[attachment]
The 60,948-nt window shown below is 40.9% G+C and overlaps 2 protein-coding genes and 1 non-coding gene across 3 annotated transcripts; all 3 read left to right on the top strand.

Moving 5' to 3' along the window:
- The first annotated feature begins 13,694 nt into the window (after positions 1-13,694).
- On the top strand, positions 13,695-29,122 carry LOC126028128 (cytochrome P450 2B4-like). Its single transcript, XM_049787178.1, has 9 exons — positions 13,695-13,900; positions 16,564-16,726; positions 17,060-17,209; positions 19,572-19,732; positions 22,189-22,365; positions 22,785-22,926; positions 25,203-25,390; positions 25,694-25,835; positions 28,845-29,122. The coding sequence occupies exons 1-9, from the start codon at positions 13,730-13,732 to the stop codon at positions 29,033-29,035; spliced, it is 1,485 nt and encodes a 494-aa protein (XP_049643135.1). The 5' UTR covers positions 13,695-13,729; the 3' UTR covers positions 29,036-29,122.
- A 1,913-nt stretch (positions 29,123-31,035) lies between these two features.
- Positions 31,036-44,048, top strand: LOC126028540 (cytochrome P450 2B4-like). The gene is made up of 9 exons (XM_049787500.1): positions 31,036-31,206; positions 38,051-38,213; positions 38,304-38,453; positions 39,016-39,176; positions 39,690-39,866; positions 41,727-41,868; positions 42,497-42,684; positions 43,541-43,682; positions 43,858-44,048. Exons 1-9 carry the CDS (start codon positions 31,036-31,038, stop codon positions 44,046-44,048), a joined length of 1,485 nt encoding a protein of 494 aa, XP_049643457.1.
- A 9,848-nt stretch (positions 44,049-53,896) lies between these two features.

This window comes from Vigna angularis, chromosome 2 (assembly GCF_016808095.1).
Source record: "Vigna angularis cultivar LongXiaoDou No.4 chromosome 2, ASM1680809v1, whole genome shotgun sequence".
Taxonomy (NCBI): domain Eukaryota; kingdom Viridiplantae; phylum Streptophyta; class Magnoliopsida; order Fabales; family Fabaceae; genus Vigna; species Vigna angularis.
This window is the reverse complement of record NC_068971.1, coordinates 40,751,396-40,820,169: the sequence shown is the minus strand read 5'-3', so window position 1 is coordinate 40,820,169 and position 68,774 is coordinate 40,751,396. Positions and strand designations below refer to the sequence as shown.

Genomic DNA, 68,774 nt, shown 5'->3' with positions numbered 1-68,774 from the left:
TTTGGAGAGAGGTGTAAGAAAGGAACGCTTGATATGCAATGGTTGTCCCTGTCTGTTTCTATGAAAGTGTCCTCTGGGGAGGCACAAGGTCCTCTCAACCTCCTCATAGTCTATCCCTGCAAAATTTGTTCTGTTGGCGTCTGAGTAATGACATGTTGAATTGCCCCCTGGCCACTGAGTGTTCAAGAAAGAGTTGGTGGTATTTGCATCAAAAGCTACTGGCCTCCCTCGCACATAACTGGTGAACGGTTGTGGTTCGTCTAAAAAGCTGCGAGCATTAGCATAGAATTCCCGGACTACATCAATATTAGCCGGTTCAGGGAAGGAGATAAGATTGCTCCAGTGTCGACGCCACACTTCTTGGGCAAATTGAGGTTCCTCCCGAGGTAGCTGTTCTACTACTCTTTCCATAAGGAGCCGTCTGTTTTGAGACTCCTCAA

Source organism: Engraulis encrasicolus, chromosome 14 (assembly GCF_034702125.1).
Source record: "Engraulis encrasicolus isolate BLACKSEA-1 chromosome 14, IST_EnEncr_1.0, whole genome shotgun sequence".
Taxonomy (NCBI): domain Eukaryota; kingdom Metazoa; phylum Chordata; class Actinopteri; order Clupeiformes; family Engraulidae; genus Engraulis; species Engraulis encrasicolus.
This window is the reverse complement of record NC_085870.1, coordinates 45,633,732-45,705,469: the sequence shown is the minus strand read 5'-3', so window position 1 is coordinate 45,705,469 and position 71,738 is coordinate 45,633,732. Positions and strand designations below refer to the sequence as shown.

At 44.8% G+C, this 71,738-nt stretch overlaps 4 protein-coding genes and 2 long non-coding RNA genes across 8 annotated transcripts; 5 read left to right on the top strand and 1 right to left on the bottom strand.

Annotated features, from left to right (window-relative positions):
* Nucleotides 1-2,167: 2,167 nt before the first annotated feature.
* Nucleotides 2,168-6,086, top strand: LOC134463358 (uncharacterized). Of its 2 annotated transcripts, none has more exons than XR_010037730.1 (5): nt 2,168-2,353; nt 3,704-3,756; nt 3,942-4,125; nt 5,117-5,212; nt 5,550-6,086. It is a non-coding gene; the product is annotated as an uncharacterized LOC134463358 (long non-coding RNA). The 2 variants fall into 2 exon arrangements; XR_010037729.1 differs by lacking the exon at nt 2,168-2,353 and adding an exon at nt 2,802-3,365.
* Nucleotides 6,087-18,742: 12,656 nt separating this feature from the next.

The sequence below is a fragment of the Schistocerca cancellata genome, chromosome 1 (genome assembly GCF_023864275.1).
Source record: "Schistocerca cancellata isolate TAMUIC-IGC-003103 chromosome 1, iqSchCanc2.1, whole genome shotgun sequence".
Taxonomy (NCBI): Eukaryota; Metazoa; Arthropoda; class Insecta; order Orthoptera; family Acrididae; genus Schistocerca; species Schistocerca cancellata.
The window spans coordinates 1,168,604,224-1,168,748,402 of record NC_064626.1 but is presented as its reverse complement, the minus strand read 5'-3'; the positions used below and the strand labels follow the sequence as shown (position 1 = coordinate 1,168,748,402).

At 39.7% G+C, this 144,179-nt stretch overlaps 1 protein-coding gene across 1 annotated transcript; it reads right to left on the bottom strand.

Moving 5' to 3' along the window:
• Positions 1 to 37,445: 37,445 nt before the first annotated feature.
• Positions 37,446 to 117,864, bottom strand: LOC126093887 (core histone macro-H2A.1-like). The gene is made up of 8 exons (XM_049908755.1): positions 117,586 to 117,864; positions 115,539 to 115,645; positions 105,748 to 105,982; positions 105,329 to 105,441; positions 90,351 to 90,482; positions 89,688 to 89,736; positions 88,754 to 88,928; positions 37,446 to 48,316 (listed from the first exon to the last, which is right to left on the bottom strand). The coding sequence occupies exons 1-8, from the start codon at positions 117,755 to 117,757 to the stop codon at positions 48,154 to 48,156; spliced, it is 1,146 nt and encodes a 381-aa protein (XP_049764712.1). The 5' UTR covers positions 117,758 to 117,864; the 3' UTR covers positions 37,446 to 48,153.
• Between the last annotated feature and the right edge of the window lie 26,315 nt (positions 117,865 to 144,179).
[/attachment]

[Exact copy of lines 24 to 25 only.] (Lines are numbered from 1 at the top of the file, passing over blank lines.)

Source record: "Schistocerca cancellata isolate TAMUIC-IGC-003103 chromosome 1, iqSchCanc2.1, whole genome shotgun sequence".
Taxonomy (NCBI): Eukaryota; Metazoa; Arthropoda; class Insecta; order Orthoptera; family Acrididae; genus Schistocerca; species Schistocerca cancellata.